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10. Some couples want a photographer to be a fly on the wall; others want to exchange lots of ideas before and during the wedding. What works and what doesn’t?

Sharing ideas is always a good thing. It's a great starting point to establish an open communication channel between the couple and the photographer. But I also believe forcing ideas on a photographer is not sensible. Once you have selected a photographer you like, let them do their job and just trust them.

11. As a photographer, how do you stay ahead of the pack?

It’s a creative field and there is no such thing as ahead or behind or number one or number two. One client can love you to bits and the other cannot stand your work. It’s a very subjective profession like any other art form. We do what we believe in and wait for people who connect with our style of work to make us a part of their celebration. This is the only goal we chase.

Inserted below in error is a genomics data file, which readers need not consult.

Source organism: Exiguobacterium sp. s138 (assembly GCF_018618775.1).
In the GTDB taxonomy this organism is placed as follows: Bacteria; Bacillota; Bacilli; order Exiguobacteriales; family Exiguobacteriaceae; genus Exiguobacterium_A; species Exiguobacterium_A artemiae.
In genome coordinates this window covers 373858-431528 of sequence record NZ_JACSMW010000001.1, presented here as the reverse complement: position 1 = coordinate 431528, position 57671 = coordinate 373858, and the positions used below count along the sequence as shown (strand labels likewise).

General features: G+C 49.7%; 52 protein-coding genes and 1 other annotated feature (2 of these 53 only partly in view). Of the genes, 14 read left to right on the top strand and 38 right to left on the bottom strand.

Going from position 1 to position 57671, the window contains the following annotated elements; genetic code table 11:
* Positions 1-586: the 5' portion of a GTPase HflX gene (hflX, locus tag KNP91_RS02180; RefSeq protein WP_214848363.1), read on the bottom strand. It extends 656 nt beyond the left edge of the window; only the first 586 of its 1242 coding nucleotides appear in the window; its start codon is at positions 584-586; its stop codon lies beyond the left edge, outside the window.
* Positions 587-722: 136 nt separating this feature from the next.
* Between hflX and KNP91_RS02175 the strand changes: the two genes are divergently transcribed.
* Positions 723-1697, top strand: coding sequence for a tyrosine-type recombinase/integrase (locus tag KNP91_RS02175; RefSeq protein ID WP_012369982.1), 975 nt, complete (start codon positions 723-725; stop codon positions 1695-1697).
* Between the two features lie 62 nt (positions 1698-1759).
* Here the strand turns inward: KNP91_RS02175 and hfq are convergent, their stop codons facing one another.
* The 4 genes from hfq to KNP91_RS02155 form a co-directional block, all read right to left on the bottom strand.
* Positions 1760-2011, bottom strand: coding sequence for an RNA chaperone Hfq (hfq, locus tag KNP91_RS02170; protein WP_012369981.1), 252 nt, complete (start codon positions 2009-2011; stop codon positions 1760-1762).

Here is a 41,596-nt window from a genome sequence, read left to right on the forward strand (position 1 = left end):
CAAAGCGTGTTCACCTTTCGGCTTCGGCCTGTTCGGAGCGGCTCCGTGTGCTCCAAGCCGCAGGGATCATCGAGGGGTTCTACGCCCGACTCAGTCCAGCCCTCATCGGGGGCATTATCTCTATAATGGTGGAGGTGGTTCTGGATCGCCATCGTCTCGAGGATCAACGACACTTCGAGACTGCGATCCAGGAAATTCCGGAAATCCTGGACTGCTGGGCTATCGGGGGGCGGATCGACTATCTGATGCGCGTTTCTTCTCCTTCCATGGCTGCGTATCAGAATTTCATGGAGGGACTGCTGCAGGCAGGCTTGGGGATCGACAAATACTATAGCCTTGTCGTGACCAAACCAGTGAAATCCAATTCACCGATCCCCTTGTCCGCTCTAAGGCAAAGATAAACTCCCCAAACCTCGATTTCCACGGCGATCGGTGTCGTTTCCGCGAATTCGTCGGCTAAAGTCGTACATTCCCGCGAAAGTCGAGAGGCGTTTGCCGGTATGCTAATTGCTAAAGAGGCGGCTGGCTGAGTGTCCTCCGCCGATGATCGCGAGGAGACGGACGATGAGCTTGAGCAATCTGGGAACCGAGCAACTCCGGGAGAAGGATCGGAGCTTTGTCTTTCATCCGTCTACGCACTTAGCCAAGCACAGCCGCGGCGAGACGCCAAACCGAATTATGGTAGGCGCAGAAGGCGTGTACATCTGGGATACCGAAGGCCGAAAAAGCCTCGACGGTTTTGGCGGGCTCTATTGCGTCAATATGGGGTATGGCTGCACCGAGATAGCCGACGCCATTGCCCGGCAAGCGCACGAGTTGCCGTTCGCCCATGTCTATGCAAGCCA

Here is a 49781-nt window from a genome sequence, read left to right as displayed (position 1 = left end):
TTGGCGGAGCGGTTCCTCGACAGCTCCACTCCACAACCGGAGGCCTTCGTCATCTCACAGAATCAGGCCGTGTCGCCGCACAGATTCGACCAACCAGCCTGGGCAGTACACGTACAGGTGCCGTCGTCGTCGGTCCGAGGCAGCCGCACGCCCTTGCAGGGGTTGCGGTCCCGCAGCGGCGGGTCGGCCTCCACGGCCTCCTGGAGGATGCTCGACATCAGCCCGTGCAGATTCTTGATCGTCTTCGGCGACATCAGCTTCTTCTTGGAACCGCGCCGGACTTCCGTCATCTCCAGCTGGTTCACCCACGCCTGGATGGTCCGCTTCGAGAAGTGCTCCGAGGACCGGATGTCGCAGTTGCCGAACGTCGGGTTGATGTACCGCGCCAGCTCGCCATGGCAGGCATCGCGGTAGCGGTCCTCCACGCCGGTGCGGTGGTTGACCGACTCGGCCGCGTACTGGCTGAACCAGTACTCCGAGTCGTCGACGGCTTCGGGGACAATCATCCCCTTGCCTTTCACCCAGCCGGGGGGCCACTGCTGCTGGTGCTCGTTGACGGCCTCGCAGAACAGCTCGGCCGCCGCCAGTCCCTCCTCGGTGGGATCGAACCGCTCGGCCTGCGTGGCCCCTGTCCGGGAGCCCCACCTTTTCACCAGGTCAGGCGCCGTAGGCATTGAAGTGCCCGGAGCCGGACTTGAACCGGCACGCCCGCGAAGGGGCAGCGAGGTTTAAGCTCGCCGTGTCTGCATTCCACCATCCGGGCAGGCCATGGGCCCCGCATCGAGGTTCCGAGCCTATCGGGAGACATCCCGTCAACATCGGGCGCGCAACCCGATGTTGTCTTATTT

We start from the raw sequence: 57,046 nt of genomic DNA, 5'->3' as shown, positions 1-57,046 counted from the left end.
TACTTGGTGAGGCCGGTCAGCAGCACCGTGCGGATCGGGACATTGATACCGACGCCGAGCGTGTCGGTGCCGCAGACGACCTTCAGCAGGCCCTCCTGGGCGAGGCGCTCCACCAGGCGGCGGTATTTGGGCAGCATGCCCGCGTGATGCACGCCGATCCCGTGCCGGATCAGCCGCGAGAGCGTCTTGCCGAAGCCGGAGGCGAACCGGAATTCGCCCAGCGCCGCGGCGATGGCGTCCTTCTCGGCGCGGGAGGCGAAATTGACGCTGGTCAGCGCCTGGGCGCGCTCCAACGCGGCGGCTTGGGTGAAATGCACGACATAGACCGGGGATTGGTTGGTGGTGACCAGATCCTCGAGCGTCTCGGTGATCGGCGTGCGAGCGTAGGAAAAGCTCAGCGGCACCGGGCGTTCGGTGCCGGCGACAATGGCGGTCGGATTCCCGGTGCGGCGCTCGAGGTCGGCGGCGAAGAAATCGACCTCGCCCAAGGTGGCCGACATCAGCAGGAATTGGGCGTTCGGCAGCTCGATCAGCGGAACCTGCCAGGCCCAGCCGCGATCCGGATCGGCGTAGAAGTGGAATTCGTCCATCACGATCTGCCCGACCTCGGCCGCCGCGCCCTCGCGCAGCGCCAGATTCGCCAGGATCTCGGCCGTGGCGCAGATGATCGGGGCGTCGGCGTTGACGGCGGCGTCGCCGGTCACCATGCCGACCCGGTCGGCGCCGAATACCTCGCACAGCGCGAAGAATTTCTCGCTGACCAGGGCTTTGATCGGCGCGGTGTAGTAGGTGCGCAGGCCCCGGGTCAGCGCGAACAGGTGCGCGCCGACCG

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12. How do you ensure that a couple's love story is a worthy and unique piece of art?

It’s not up to me to measure the worthiness of anyone’s love story. I believe every love story is worthy and I want to capture and present it in the best possible way. Yes, I do try to bring in some uniqueness to the storytelling so the end result can be very personal to the couple and not something which they find at every other wedding.

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13. What do you find most challenging about wedding photography?

To be consistent in every wedding knowing very well that nothing is in our control.

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14. Where do you see wedding photography heading in the next few years?

Wedding photography, in India especially, is evolving very fast, and not just photographers but couples also are evolving — they are becoming more independent decision-makers and want to try new things. It is going to be a very exciting decade for weddings and I think there will be a new breed of mad wedding photographers who will take the whole industry forward.

15. Other than photography, what are your other passions or hobbies?

During the pandemic, I picked up this keen interest in interior design. I have been reading a lot on this and seeing a lot of stuff online. Hopefully, I will be able to pursue this in some way in the near future.

Photo: House On The Clouds